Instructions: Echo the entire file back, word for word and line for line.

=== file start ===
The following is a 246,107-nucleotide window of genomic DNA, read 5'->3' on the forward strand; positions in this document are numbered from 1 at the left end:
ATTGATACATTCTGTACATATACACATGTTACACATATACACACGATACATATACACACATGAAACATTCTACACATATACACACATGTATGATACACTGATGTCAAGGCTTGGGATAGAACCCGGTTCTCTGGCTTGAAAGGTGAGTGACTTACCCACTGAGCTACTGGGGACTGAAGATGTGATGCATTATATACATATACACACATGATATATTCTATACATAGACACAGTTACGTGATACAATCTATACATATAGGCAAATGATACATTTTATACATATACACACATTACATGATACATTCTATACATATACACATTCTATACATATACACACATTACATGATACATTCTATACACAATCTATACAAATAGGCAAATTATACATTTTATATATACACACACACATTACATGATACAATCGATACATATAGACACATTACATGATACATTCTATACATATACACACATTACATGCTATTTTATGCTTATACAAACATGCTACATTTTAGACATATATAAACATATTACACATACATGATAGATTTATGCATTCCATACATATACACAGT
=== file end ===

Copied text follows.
The following is a 246,107-nucleotide window of genomic DNA, read 5'->3' on the forward strand; positions in this document are numbered from 1 at the left end:
ATTGATACATTCTGTACATATACACATGTTACACATATACACACGATACATATACACACATGAAACATTCTACACATATACACACATGTATGATACACTGATGTCAAGGCTTGGGATAGAACCCGGTTCTCTGGCTTGAAAGGTGAGTGACTTACCCACTGAGCTACTGGGGACTGAAGATGTGATGCATTATATACATATACACACATGATATATTCTATACATAGACACAGTTACGTGATACAATCTATACATATAGGCAAATGATACATTTTATACATATACACACATTACATGATACATTCTATACATATACACATTCTATACATATACACACATTACATGATACATTCTATACACAATCTATACAAATAGGCAAATTATACATTTTATATATACACACACACATTACATGATACAATCGATACATATAGACACATTACATGATACATTCTATACATATACACACATTACATGCTATTTTATGCTTATACAAACATGCTACATTTTAGACATATATAAACATATTACACATACATGATAGATTTATGCATTCCATACATATACACAGT